• J.G. Keely
    1970-01-01
    Series review here. My Suggested Reading In Comics
  • Sam Quixote
    1970-01-01
    Following a shocking political assassination, the election between the Beast and the Smiler ramps up and Spider Jerusalem finds himself courted by both candidates for interviews. Meanwhile Channon finds out Yelena’s dirty secret and election day looms. This book has Warren Ellis writing more about the world of the City with Spider, amidst the campaign madness, showing the reader the poverty stricken and the disenfranchised that live within the ...
  • Jeraviz
    1970-01-01
    Que la lectura de una historia consiga revolverte algo por dentro significa que ha conseguido su objetivo.Esta vez baja algo el nivel preparando el terreno para historias futuras pero sigue siendo demoledor cada diálogo.
  • Artemy
    1970-01-01
    Oh man. That was the best volume so far. So much anger, grit and pain, wrapped in such bitter and yet fun narrative. Each issue gave me shivers, especially the fourth one, or issue #22. The ending was very strong, too! Loved this whole volume. The two winter tales that are included in a newer version of the trade are also very good and kind of help to ease the anger built up from the main arc.
  • Robert Beveridge
    1970-01-01
    Warren Ellis, Transmetropolitan: The New Scum (Vertigo, 2000)After all the praise I've lavished on Transmetropolitan in my reviews of the first three volumes, I guess it was inevitable that everything would come crashing down. I have to admit, though, I'm making things sound a lot worse than they are; I guess the first three volumes had me expecting new miracles with every episode. Having given us the overarching story arc in book three, Ellis ge...
  • Titas (I read in bed)
    1970-01-01
    Spider was hating society before it was coolThe only spider that I loved in my life!
  • 'kris Pung
    1970-01-01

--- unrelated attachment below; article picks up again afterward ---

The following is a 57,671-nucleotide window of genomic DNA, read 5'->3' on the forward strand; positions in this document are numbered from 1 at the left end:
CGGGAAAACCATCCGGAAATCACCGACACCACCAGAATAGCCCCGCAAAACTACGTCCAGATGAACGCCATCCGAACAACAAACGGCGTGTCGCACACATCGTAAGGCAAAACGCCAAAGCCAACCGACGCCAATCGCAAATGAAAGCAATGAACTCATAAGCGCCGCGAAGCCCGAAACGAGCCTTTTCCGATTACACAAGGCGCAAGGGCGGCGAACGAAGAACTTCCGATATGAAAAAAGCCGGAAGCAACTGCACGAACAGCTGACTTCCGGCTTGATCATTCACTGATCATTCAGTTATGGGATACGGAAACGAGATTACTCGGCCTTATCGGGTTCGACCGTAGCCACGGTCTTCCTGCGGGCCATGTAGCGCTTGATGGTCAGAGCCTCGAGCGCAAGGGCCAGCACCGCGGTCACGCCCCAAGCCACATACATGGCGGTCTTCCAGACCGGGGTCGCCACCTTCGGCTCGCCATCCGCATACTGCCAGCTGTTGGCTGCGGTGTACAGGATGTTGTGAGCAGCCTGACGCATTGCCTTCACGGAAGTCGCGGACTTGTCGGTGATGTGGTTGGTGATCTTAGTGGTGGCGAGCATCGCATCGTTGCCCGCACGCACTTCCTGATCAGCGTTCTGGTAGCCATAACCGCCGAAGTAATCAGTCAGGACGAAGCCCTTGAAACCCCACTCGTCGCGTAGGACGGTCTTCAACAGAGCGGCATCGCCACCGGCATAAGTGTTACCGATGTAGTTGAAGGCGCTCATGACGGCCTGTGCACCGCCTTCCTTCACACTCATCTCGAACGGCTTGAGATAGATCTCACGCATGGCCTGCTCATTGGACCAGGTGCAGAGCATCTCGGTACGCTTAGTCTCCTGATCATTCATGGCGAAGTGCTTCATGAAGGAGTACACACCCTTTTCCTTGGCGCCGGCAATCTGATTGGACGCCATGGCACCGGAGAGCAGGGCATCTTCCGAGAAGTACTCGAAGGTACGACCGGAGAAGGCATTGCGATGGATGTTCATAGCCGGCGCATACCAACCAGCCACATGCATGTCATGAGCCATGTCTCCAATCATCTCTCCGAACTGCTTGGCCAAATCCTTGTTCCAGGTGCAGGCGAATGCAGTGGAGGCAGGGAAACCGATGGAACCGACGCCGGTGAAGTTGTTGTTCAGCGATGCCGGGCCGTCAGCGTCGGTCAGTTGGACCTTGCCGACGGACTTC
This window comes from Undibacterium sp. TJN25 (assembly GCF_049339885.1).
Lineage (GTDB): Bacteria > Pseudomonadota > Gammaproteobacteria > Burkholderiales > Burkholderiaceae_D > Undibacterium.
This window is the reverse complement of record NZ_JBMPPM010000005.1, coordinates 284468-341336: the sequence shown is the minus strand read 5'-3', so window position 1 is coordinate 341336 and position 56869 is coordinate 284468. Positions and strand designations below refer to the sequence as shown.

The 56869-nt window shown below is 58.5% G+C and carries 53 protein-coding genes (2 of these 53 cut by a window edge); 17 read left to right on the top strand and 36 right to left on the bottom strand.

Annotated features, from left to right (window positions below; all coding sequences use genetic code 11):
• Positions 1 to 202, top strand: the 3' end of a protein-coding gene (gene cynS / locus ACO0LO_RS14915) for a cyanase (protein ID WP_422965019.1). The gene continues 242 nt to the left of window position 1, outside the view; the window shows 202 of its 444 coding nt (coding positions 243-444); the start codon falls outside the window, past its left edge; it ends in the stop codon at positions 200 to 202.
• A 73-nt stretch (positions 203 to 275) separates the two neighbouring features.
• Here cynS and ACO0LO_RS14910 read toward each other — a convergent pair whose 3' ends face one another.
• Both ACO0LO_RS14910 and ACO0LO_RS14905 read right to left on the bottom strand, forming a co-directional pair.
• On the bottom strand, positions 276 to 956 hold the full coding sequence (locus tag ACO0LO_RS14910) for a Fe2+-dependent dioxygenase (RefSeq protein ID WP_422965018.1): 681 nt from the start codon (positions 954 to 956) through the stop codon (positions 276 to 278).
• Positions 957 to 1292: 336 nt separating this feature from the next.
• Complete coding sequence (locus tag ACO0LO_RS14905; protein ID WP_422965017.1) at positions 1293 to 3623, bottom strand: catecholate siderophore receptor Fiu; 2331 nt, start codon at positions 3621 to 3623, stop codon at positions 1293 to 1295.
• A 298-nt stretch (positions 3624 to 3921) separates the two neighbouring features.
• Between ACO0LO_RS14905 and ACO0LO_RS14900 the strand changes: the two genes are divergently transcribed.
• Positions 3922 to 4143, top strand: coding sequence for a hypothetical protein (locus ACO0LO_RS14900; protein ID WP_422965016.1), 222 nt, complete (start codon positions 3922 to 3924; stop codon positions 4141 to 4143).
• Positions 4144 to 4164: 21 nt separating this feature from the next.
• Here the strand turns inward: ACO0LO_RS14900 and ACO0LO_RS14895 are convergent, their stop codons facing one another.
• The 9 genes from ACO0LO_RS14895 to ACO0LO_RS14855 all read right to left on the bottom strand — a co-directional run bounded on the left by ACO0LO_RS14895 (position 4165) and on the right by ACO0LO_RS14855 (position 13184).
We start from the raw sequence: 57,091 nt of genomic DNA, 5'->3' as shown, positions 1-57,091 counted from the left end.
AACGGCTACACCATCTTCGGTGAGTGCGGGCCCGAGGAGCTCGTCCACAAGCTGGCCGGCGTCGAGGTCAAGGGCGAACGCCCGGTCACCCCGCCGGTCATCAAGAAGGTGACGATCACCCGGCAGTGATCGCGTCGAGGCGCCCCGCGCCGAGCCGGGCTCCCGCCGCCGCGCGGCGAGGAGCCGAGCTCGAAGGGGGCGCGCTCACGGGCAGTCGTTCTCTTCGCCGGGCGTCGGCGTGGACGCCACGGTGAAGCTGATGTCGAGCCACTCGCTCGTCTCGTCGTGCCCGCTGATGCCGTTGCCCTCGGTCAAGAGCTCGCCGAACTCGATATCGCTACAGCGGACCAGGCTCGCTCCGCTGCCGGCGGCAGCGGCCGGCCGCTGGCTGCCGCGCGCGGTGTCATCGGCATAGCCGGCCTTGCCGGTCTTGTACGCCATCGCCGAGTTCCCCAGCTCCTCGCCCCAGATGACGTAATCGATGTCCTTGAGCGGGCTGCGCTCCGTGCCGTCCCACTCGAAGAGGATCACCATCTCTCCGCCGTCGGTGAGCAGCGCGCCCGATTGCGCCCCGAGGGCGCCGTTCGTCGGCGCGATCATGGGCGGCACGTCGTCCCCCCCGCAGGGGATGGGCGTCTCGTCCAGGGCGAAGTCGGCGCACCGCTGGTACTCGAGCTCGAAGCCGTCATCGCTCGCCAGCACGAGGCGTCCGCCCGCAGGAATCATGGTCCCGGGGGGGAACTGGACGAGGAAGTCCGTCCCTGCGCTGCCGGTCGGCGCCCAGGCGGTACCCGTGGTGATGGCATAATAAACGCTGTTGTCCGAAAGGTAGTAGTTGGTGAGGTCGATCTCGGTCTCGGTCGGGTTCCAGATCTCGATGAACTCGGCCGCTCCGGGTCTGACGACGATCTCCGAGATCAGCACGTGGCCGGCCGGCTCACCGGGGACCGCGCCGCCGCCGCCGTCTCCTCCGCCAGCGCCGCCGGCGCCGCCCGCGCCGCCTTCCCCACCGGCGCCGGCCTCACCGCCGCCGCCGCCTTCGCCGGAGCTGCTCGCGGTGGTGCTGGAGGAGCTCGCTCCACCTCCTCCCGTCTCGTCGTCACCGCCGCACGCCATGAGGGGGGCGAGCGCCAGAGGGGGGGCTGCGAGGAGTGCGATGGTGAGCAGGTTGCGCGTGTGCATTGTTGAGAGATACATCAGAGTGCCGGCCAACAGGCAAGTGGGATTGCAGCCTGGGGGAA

WOW I thought the first 3 volumes were fun but this one just jacked up the series to another level.
  • Erin Britton
    1970-01-01
    Transmetroplitan, Warren Ellis and Darick Robertson’s excellent post-cyberpunk comic series, chronicles the exploits of infamous renegade gonzo journalist Spider Jerusalem. After five years of effective retirement spent living as a long-haired hermit in a compound in the mountains, Spider Jerusalem managed to squander the substantial advance that he had been given by his publisher. Needless to say, he hadn’t gone so far as to actually write a...
  • The Library Ladies
    1970-01-01
    (originally reviewed at thelibraryladies.com )The more I revisit “Transmetropolitan”, the more I see and deeply feel parallels to our current legal situation, and in turn the more I mourn the lack of a Spider Jerusalem to jump in and start speaking ten kinds of truth. This re-read is both cathartic and upsetting, but the good news is that at least I’m finding myself laughing hysterically at many points of these comics. Because Spider, Yele...
  • Keith Jones
    1970-01-01
    The story has reached the point where it is just interesting enough that I'm curious to read what happens next; however, it has gone from most of the characters being unlikable to every single solitary last character being repulsively unlikable, which is a bit of a shame because there were one or two characters that I actually kind of liked. I'm guessing it's supposed to represent how the world is just so horrible that it'll corrupt everybody, le...
  • kaelan
    1970-01-01
    My least favourite Transmetropolitan thus far. Warren Ellis writes politics like it’s some kind of superhero battle — all barbs and blows. And unlike past volumes, there are no side stories here to compensate for the limitations in the main narrative.